Yes, I know. I’m a month late with the whole Christmas holidays with this, but it’s finally here. I decided to focus on something simple, but very important to me. Every year for the holidays, my family and I go to a close family friend’s house to celebrate the holidays. My father always makes seafood rice soup for everyone to eat. He has done this pretty much ever year for possibly over 20 years I think sometime after his arrive in the United States. My dad is awesome, his soup is delicious and it is personally important to me, so I thought this was something that was worth recording.
While I’ve used other cameras before, this was my first time (first time as in during Christmas Day 2010) using the Panasonic Lumix GH1 with a 25mm computar lens. While I’m familiar with using DSLR cameras prior, I do not use it often. I have to say, I was pleasantly surprised by the size of the camera; it is very light, but packs quite a punch.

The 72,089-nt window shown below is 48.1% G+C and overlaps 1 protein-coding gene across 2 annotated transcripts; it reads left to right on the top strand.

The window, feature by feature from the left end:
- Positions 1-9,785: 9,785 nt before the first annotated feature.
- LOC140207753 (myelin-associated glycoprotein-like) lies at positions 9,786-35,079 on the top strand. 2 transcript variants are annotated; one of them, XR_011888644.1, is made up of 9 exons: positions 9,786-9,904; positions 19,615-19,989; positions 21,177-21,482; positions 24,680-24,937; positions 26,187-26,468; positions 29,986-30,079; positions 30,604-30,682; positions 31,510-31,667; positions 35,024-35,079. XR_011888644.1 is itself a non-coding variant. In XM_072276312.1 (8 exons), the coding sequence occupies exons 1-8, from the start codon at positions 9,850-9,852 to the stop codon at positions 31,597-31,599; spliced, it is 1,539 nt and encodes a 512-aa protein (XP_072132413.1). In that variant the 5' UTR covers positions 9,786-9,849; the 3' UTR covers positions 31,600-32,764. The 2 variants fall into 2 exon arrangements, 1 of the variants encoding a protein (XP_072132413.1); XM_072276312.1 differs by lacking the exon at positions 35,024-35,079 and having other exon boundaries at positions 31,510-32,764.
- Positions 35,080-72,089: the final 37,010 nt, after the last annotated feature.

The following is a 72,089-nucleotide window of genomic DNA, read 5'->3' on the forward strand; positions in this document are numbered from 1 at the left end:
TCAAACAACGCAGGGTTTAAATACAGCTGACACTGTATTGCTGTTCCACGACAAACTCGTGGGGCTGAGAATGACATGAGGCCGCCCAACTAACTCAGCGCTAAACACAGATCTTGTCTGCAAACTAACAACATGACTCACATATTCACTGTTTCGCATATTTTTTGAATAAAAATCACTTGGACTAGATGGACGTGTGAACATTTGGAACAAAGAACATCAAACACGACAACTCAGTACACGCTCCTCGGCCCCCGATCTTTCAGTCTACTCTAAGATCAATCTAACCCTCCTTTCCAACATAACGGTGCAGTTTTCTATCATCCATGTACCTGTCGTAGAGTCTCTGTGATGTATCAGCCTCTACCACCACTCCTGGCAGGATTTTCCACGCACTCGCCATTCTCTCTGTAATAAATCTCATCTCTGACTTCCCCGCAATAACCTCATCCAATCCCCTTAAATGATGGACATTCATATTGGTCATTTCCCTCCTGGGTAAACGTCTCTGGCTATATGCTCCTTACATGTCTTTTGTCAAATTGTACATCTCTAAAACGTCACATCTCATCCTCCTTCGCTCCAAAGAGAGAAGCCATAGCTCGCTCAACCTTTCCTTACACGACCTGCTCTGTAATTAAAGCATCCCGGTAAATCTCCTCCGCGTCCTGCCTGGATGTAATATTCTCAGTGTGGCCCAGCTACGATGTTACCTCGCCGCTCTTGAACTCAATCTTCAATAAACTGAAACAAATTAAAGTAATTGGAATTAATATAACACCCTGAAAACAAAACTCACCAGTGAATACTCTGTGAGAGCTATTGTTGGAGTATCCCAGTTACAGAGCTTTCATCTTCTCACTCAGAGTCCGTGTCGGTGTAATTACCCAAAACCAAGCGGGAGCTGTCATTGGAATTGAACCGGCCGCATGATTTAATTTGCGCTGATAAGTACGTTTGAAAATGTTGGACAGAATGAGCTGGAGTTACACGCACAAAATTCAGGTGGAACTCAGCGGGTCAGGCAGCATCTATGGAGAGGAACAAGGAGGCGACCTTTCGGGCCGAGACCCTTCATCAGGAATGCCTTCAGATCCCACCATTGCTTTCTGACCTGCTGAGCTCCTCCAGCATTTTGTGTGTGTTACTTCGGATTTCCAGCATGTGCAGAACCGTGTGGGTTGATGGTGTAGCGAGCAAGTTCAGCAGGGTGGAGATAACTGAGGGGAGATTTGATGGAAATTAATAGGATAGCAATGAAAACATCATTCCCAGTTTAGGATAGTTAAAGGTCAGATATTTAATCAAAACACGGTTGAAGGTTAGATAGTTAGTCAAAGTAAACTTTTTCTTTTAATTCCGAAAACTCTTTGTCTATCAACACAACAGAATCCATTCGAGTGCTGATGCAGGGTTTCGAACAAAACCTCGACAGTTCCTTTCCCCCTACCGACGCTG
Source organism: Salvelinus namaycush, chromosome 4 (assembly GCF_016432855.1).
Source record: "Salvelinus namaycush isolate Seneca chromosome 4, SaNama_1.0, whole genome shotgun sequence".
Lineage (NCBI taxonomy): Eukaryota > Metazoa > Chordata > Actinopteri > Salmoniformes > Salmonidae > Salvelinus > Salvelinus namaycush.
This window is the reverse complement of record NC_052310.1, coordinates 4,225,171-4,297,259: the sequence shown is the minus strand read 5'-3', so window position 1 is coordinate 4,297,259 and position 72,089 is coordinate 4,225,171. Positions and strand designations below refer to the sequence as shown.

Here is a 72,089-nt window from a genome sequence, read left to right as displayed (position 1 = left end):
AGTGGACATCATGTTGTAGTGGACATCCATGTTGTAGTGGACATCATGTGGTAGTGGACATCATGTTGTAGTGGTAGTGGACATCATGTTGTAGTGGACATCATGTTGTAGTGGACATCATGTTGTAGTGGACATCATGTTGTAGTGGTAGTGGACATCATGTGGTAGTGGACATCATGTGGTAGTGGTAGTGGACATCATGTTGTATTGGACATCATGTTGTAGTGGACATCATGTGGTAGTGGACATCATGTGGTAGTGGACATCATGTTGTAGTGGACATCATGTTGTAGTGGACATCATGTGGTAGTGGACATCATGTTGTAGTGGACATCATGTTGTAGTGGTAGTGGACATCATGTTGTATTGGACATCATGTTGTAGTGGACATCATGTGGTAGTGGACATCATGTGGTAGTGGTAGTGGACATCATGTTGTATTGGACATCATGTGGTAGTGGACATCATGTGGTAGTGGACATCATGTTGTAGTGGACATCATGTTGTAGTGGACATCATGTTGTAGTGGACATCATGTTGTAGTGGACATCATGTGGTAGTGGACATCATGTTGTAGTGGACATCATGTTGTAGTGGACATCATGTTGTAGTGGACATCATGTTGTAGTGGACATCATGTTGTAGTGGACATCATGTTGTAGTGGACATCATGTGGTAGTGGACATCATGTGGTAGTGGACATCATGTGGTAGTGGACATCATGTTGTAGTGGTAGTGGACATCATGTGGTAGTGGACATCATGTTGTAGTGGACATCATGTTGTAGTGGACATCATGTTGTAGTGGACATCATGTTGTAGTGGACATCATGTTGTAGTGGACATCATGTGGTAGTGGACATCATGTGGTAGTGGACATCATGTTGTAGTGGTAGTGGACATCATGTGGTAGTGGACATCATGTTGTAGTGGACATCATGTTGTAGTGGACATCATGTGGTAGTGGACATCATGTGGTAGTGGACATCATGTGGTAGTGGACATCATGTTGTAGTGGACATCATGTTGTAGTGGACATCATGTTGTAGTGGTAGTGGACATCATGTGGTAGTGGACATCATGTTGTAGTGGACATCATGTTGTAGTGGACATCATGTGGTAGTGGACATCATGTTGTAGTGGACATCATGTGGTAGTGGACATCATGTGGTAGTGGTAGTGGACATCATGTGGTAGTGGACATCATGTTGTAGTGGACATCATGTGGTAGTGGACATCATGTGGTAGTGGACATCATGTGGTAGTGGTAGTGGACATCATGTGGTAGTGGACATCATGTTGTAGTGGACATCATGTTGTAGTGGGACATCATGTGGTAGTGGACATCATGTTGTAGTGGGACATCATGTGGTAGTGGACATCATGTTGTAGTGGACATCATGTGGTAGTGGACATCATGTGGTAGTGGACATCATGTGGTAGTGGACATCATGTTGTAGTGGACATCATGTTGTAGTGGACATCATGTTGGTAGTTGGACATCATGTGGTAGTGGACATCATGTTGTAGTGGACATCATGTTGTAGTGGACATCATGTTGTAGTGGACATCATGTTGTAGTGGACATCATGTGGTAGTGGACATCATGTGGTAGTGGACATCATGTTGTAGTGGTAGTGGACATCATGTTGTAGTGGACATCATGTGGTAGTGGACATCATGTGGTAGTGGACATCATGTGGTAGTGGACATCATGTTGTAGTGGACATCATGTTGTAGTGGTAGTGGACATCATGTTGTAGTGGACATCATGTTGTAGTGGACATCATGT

I was often on-the-go when I was shooting my father while he was cooking (with some assistance from my close family friend/grandmother; some of the footage is shakier than I thought. The lens I used is not made for movement, so you can see I was often adjusting the focus of the lens. Other times, I accidentally changed the f-stop rather than the focus (seen at the end). If the lighting was good, the image appeared to be quite sharp. But as I said, I was quickly trying to follow my father’s moment and encountered different lighting situations: the sink near the window, the light under the stove and the dining room where it was fairly dark. I wasn’t even thinking of changing the f-stop as I moved from one place to another at times as you can see with the footage of my uncle in the video. In turn, the image wasn’t as crisp as I would like it to be.
Nonetheless, this is my first real attempt as using the camera. Hopefully things will get better as I learn more about it and have a better grasp on it.
“We WIsh You a Merry Christmas” & “Jingle Bells” by Kevin MacLeod
from incompetech.com, used under the Creative Commons license.